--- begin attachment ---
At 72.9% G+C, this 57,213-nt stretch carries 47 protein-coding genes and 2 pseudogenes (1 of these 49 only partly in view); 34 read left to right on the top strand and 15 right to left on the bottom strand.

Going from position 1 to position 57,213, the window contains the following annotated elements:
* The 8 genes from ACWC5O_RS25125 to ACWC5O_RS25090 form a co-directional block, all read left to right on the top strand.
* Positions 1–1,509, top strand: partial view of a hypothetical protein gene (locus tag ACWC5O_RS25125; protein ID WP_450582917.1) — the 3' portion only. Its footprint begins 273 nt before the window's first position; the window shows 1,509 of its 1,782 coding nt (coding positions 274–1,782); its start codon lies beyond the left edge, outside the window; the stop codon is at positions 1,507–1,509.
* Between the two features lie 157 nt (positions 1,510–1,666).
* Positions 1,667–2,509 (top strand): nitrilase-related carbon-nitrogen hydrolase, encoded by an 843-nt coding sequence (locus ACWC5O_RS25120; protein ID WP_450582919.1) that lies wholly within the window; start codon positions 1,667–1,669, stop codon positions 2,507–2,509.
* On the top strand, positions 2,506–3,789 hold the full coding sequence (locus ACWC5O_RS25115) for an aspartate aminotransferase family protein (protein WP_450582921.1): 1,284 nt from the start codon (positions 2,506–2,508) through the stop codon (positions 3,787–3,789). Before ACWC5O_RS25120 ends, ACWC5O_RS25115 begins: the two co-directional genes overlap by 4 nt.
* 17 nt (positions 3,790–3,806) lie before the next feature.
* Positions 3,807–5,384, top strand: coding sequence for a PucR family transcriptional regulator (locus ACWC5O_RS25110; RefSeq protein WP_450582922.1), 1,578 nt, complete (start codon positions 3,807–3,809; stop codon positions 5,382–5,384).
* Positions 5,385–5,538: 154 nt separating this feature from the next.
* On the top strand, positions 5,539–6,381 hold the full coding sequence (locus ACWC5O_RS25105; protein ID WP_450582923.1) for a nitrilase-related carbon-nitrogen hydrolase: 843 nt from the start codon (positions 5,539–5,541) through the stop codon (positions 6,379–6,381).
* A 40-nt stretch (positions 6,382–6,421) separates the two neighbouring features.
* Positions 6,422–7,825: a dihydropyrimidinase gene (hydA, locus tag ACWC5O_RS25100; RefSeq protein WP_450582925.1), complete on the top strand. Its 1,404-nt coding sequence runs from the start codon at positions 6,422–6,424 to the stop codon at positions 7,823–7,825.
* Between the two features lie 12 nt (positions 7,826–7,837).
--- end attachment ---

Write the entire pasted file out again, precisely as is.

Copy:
At 72.9% G+C, this 57,213-nt stretch carries 47 protein-coding genes and 2 pseudogenes (1 of these 49 only partly in view); 34 read left to right on the top strand and 15 right to left on the bottom strand.

Going from position 1 to position 57,213, the window contains the following annotated elements:
* The 8 genes from ACWC5O_RS25125 to ACWC5O_RS25090 form a co-directional block, all read left to right on the top strand.
* Positions 1–1,509, top strand: partial view of a hypothetical protein gene (locus tag ACWC5O_RS25125; protein ID WP_450582917.1) — the 3' portion only. Its footprint begins 273 nt before the window's first position; the window shows 1,509 of its 1,782 coding nt (coding positions 274–1,782); its start codon lies beyond the left edge, outside the window; the stop codon is at positions 1,507–1,509.
* Between the two features lie 157 nt (positions 1,510–1,666).
* Positions 1,667–2,509 (top strand): nitrilase-related carbon-nitrogen hydrolase, encoded by an 843-nt coding sequence (locus ACWC5O_RS25120; protein ID WP_450582919.1) that lies wholly within the window; start codon positions 1,667–1,669, stop codon positions 2,507–2,509.
* On the top strand, positions 2,506–3,789 hold the full coding sequence (locus ACWC5O_RS25115) for an aspartate aminotransferase family protein (protein WP_450582921.1): 1,284 nt from the start codon (positions 2,506–2,508) through the stop codon (positions 3,787–3,789). Before ACWC5O_RS25120 ends, ACWC5O_RS25115 begins: the two co-directional genes overlap by 4 nt.
* 17 nt (positions 3,790–3,806) lie before the next feature.
* Positions 3,807–5,384, top strand: coding sequence for a PucR family transcriptional regulator (locus ACWC5O_RS25110; RefSeq protein WP_450582922.1), 1,578 nt, complete (start codon positions 3,807–3,809; stop codon positions 5,382–5,384).
* Positions 5,385–5,538: 154 nt separating this feature from the next.
* On the top strand, positions 5,539–6,381 hold the full coding sequence (locus ACWC5O_RS25105; protein ID WP_450582923.1) for a nitrilase-related carbon-nitrogen hydrolase: 843 nt from the start codon (positions 5,539–5,541) through the stop codon (positions 6,379–6,381).
* A 40-nt stretch (positions 6,382–6,421) separates the two neighbouring features.
* Positions 6,422–7,825: a dihydropyrimidinase gene (hydA, locus tag ACWC5O_RS25100; RefSeq protein WP_450582925.1), complete on the top strand. Its 1,404-nt coding sequence runs from the start codon at positions 6,422–6,424 to the stop codon at positions 7,823–7,825.
* Between the two features lie 12 nt (positions 7,826–7,837).